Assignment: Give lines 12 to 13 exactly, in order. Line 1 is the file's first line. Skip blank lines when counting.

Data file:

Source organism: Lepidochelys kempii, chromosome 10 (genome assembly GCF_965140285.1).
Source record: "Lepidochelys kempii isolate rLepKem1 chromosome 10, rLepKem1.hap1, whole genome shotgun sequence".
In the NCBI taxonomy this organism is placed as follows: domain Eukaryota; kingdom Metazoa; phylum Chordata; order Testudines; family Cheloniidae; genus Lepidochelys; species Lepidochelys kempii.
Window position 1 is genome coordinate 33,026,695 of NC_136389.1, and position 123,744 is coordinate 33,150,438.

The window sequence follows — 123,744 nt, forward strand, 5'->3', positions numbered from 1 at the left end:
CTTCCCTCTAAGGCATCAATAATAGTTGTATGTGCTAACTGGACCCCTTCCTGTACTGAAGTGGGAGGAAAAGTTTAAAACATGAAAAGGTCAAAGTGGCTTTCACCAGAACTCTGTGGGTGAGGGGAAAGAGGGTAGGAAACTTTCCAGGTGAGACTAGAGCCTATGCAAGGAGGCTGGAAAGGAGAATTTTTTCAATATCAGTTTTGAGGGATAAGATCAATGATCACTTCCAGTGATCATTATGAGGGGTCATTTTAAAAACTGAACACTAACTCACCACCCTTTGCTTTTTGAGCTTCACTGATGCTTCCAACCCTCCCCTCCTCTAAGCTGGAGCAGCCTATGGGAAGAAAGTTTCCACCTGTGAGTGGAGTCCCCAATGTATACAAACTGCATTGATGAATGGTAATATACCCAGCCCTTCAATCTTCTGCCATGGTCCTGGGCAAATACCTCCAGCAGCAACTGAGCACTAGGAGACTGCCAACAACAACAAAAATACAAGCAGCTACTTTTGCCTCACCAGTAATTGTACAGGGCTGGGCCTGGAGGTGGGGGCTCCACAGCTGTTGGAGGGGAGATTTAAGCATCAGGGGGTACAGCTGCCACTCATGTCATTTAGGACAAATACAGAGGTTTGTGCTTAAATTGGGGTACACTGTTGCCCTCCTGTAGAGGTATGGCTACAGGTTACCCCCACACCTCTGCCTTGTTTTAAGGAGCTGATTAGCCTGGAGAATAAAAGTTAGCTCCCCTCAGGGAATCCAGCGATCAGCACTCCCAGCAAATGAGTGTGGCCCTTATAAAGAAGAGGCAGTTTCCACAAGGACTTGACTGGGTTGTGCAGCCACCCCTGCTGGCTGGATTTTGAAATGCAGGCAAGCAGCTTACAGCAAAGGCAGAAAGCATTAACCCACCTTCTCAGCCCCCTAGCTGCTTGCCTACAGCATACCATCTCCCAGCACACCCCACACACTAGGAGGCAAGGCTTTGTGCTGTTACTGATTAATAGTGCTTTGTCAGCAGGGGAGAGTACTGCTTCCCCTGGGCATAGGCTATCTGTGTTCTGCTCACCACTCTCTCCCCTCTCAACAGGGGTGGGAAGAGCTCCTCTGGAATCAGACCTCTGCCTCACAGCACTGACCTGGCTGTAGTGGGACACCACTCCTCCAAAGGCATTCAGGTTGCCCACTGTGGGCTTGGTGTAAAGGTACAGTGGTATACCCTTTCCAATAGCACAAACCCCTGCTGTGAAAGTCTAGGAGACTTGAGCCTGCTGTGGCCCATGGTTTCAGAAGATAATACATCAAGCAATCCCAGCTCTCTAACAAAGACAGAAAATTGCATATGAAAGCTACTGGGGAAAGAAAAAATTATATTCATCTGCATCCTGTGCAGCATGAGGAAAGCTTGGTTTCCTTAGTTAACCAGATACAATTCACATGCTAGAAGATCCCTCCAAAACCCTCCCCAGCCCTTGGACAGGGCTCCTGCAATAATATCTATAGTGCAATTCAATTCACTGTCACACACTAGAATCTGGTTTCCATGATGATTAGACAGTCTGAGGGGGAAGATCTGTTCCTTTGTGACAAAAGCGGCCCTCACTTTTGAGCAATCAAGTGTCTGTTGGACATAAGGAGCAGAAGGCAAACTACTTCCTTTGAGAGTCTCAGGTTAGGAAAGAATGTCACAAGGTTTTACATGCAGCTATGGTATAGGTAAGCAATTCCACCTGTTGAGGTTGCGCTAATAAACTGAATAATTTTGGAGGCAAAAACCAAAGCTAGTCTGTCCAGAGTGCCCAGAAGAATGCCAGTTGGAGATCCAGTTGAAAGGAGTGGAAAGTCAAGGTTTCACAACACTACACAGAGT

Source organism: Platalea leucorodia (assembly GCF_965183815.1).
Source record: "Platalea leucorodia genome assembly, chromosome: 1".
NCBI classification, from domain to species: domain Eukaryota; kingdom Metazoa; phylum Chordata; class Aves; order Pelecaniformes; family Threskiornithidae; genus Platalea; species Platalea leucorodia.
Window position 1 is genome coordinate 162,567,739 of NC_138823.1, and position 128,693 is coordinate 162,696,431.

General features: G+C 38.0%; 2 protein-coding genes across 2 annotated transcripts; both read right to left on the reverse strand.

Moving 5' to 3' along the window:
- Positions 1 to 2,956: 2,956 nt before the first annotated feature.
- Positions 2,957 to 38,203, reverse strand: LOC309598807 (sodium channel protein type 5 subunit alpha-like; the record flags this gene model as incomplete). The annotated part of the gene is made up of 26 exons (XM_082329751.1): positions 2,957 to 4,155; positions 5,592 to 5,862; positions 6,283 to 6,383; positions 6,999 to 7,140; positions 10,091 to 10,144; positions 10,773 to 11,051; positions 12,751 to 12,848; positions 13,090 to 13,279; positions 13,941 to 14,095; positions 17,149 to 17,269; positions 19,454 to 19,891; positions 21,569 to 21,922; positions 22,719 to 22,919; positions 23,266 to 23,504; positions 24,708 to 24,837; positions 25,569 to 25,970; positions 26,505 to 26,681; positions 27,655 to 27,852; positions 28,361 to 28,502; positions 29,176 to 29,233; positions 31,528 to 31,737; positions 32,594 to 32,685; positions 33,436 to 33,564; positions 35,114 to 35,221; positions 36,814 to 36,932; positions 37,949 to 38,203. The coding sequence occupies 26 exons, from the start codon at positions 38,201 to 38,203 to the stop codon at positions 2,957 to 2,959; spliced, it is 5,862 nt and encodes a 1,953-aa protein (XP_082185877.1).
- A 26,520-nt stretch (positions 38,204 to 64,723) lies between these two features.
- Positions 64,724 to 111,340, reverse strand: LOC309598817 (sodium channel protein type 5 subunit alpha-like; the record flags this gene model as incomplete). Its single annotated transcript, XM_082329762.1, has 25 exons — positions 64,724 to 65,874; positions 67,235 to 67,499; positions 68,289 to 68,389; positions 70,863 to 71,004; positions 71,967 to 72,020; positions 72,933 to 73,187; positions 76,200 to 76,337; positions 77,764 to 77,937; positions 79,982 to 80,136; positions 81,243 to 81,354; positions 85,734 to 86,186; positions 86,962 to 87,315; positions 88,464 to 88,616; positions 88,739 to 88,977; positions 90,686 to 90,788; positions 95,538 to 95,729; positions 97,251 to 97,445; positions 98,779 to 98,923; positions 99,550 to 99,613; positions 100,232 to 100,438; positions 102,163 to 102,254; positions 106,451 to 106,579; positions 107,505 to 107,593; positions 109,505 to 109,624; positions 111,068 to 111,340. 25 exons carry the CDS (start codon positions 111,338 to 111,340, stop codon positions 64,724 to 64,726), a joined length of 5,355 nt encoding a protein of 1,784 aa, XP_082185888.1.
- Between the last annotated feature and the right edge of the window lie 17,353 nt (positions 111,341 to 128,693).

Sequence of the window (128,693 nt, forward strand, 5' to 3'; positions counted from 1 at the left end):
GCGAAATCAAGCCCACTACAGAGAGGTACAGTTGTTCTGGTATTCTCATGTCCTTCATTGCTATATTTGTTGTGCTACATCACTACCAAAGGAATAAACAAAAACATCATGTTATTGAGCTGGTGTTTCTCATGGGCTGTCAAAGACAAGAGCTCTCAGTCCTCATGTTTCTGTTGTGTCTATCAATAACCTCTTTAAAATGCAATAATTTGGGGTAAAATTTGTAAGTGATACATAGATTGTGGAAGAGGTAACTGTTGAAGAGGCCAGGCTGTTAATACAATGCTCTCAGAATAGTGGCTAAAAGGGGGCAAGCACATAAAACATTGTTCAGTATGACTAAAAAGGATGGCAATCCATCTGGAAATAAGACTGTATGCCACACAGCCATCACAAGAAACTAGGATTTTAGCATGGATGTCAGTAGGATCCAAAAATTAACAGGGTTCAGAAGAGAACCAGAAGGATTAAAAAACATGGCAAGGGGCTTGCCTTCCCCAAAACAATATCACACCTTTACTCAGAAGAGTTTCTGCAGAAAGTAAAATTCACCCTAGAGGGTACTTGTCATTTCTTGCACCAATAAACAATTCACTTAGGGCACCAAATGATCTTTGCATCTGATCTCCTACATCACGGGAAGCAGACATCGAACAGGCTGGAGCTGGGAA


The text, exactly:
Moving 5' to 3' along the window:
- Positions 1 to 2,956: 2,956 nt before the first annotated feature.